183 days rule in Belgium 183 days rule in Belgium
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  1. #1

    Nervous Newbie


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    Default 183 days rule in Belgium

    Hi,

    I'm self employed and have a contract with a company from Luxembourg. I work in Belgium for a Belgian client of them.

    I've talked to the Luxembourg company that I want to use the 183 days rule to pay taxes in my home country. They created the contract but for a period of 8 months(160 working days) saying that the 183 days are working days and it is ok.

    Next, I've signed a contract to rent an apartment here and the owner wants a 2 months deposit account in a Belgian bank. This was not possible since all banks require a document from the commune. I went to the commune and registered there just before their closing time. For the next week they're closed so I had to sign fast the papers and they were in a hurry too. On my way home I found out they changed my primary residence to Brussels. I knew this was going to create issues with using the 183 days because you must remain resident in your home country.

    I already talked to the owner to leave the apartment and I'm going to deregister from the commune and move to a hotel. I hope this scheme would allow me to still follow the rules of the 183 days.

    I don't know what to do to work legally because the contract is with my home country freelance company.

    Please give me any advice on this or any information about a lawyer, accountant or umbrella company that could help.

    Thank you so much!

  2. #2

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    There is a sticky which is a long thread about working in Belgium at the top of this board. The thread is called "Contracting in Belgium - A Short Guide to Tax and Social Security" I suggest you have a good read of it as it covers some of the things you mention directly.

    The rest you will be able to work out from the answers to some of the situations mentioned or reading the Belgium tax authority website.
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    Respect my authoritah!

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    What's your home country?
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  4. #4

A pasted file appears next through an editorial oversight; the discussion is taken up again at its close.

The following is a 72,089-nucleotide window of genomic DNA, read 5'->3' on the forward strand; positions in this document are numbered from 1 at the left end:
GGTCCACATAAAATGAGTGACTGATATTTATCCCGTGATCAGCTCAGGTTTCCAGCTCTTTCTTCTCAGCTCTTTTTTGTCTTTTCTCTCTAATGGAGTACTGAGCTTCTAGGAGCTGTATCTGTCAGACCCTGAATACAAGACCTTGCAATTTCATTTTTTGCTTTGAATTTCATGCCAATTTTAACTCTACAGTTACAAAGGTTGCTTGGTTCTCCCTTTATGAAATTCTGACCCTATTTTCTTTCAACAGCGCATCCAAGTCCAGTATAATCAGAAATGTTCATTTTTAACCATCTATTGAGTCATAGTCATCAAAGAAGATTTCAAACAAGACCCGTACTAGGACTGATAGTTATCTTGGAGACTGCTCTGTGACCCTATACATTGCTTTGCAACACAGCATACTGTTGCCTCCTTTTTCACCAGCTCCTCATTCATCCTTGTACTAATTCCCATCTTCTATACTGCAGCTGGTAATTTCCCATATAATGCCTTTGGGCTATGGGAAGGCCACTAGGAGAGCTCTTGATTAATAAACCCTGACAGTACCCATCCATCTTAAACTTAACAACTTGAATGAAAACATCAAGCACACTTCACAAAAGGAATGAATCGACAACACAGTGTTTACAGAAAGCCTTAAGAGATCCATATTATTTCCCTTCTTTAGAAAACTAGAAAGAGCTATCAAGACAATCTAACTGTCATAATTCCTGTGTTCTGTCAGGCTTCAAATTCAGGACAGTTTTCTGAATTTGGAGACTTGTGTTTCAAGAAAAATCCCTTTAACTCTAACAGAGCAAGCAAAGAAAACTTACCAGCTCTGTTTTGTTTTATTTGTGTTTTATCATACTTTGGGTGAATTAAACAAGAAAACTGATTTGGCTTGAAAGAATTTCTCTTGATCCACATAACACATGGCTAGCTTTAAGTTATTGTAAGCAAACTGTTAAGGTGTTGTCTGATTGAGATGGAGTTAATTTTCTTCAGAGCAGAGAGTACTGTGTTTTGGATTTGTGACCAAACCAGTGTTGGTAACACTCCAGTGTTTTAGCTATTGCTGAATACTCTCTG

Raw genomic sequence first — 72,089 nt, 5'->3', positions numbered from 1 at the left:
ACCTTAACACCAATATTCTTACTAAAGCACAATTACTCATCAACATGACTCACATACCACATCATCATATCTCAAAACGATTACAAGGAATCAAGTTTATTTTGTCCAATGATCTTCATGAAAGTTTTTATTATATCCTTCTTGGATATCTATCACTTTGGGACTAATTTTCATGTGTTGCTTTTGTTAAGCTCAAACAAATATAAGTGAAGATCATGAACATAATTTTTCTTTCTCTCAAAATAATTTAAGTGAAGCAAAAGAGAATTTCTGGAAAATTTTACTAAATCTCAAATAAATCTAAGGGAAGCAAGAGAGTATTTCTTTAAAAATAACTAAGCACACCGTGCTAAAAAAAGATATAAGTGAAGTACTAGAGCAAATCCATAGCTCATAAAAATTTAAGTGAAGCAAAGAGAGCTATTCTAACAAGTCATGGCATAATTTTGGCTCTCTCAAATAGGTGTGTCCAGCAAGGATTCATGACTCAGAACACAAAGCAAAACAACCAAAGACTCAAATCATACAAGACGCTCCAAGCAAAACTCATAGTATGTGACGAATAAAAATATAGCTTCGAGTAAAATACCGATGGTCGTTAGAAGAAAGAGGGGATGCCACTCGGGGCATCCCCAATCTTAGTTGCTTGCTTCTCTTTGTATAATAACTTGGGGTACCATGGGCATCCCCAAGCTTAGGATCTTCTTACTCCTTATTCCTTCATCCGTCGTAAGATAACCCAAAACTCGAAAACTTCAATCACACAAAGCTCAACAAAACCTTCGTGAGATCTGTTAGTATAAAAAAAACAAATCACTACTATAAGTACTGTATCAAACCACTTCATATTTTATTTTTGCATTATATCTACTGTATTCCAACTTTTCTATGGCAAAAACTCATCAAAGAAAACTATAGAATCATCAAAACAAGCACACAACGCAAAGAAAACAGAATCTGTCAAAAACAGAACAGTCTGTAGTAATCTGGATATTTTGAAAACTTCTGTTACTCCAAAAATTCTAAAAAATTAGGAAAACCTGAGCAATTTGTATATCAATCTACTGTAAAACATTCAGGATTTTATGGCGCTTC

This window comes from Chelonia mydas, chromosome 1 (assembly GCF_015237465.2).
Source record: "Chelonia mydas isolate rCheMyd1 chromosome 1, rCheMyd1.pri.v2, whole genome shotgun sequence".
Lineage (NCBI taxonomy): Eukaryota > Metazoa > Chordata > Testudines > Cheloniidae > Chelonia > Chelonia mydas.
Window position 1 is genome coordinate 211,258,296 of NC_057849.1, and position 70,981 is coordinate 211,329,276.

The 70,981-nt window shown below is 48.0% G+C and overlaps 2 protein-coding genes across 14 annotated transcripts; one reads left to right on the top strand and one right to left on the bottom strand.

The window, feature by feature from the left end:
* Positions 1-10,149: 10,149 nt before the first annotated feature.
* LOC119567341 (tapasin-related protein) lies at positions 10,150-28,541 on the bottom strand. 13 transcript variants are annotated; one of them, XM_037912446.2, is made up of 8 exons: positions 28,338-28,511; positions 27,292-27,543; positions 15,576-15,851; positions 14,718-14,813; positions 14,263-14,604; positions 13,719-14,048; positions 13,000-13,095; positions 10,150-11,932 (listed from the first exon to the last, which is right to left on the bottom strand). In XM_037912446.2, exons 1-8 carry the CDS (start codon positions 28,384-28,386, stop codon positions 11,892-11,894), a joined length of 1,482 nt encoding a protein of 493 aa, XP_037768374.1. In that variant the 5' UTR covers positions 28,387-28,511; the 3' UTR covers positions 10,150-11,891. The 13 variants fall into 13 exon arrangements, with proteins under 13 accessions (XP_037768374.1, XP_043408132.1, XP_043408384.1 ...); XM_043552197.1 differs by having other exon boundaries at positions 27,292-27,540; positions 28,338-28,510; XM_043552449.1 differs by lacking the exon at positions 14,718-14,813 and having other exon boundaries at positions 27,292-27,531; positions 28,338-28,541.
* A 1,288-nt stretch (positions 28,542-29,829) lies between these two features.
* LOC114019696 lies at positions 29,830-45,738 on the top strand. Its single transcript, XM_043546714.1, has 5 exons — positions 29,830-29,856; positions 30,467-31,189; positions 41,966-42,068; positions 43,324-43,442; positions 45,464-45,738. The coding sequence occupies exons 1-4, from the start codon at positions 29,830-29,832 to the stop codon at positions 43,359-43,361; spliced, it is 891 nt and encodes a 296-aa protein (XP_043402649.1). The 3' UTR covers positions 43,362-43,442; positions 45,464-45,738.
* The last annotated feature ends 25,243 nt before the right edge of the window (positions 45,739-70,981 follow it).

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    Generally if you're working in any country they'll expect tax. The 183 day rule doesn't mean you won't be taxed on work you do in that country. The 183 day rule is simply the point they will tax you on world-wide income and expect you to pay social security.

    Up to you but if the tax authorities did come sniffing round regardless where your primary residence is they may still expect you to pay tax. This would then be dealt with as tax evasion.
    Last edited by BlasterBates; 31st October 2011 at 08:28.
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  5. #5

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    Default Tax resident in Belgium

    I am a Belgian tax resident and have zero Belgian income. All my contracts are outside Belgium.
    I pay less tax than if I were a UK resident with zero UK revenue and all my contracts outside the UK

  6. #6

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    Quote Originally Posted by Brussels Slumdog View Post
    I am a Belgian tax resident and have zero Belgian income. All my contracts are outside Belgium.
    I pay less tax than if I were a UK resident with zero UK revenue and all my contracts outside the UK
    Except he can't get home
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  7. #7

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    Default What about my human rights

    Quote Originally Posted by northernladuk View Post
    Except he can't get home
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  8. #8